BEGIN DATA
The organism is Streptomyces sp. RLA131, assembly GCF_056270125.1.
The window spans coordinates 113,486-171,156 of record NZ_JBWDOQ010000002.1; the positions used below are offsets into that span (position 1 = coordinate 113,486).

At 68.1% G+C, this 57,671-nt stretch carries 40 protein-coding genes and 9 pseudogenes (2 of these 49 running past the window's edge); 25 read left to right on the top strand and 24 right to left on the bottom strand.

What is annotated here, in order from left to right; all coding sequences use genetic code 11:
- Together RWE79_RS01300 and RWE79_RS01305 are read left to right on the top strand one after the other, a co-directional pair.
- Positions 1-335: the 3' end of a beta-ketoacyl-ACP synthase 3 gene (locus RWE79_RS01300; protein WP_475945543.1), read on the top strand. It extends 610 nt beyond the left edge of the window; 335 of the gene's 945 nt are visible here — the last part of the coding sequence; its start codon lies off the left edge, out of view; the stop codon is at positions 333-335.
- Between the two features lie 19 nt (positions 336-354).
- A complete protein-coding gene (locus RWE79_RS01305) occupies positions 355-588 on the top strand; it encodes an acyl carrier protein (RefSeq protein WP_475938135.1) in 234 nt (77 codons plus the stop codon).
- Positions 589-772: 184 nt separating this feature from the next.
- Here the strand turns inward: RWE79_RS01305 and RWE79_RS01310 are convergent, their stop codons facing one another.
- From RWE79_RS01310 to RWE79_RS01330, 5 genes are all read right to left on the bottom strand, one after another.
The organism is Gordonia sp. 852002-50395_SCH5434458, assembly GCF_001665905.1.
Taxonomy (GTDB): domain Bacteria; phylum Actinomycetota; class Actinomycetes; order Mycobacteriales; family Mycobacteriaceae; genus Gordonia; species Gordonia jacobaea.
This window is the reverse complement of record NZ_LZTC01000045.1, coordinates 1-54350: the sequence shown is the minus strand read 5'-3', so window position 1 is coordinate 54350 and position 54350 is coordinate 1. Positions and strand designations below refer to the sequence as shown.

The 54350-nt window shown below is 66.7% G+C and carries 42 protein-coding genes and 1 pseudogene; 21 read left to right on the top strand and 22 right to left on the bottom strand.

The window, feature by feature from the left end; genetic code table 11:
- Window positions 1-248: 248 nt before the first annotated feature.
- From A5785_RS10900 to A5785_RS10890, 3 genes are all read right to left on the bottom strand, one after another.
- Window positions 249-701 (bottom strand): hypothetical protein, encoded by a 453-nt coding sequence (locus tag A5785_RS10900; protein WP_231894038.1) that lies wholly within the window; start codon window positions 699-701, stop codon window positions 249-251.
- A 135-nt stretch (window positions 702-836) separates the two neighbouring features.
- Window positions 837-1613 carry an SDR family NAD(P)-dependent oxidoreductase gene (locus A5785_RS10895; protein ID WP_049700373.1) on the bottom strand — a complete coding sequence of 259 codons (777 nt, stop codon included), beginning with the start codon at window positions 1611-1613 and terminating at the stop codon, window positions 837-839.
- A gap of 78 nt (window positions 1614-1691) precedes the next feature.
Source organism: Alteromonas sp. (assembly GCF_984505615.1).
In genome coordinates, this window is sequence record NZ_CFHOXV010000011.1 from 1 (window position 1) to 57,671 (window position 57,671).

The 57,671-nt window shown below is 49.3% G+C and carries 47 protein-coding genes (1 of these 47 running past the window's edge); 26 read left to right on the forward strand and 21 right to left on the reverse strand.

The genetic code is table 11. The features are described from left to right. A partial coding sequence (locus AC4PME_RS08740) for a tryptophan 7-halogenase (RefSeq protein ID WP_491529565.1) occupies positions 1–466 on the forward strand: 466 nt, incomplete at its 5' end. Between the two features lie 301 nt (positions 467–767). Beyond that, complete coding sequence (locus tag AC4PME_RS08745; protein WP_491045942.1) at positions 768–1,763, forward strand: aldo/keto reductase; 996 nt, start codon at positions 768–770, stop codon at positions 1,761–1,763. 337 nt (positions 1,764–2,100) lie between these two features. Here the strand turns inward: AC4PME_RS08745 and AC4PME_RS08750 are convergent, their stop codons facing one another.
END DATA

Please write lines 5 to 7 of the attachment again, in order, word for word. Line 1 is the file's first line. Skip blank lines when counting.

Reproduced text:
- Together RWE79_RS01300 and RWE79_RS01305 are read left to right on the top strand one after the other, a co-directional pair.
- Positions 1-335: the 3' end of a beta-ketoacyl-ACP synthase 3 gene (locus RWE79_RS01300; protein WP_475945543.1), read on the top strand. It extends 610 nt beyond the left edge of the window; 335 of the gene's 945 nt are visible here — the last part of the coding sequence; its start codon lies off the left edge, out of view; the stop codon is at positions 333-335.
- Between the two features lie 19 nt (positions 336-354).